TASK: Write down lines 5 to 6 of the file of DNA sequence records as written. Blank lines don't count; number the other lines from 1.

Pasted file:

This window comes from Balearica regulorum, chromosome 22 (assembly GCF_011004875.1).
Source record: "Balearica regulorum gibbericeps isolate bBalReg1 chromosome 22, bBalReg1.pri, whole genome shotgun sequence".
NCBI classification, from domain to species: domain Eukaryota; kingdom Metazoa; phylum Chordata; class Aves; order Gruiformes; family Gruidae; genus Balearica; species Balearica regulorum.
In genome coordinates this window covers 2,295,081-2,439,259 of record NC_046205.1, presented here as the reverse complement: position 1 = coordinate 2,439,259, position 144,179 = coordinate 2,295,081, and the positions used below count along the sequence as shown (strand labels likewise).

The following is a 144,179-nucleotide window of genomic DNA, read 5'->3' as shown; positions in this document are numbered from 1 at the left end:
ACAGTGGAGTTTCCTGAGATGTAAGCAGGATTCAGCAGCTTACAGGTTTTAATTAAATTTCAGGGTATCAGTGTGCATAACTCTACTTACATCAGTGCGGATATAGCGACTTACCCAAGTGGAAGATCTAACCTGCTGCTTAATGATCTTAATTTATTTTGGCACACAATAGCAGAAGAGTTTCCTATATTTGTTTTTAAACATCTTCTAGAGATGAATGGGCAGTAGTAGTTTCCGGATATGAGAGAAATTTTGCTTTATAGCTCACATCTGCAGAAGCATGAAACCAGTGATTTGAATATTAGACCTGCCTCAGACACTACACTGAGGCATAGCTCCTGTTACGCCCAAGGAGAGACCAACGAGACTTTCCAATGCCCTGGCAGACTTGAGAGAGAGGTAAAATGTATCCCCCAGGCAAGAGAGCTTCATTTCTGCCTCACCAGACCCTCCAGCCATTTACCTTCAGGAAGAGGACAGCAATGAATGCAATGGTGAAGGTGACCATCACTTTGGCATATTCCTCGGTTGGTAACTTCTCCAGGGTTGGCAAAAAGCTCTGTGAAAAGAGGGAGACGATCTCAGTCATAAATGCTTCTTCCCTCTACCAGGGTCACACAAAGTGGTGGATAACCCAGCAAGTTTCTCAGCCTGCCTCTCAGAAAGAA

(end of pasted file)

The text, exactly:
The following is a 144,179-nucleotide window of genomic DNA, read 5'->3' as shown; positions in this document are numbered from 1 at the left end:
ACAGTGGAGTTTCCTGAGATGTAAGCAGGATTCAGCAGCTTACAGGTTTTAATTAAATTTCAGGGTATCAGTGTGCATAACTCTACTTACATCAGTGCGGATATAGCGACTTACCCAAGTGGAAGATCTAACCTGCTGCTTAATGATCTTAATTTATTTTGGCACACAATAGCAGAAGAGTTTCCTATATTTGTTTTTAAACATCTTCTAGAGATGAATGGGCAGTAGTAGTTTCCGGATATGAGAGAAATTTTGCTTTATAGCTCACATCTGCAGAAGCATGAAACCAGTGATTTGAATATTAGACCTGCCTCAGACACTACACTGAGGCATAGCTCCTGTTACGCCCAAGGAGAGACCAACGAGACTTTCCAATGCCCTGGCAGACTTGAGAGAGAGGTAAAATGTATCCCCCAGGCAAGAGAGCTTCATTTCTGCCTCACCAGACCCTCCAGCCATTTACCTTCAGGAAGAGGACAGCAATGAATGCAATGGTGAAGGTGACCATCACTTTGGCATATTCCTCGGTTGGTAACTTCTCCAGGGTTGGCAAAAAGCTCTGTGAAAAGAGGGAGACGATCTCAGTCATAAATGCTTCTTCCCTCTACCAGGGTCACACAAAGTGGTGGATAACCCAGCAAGTTTCTCAGCCTGCCTCTCAGAAAGAA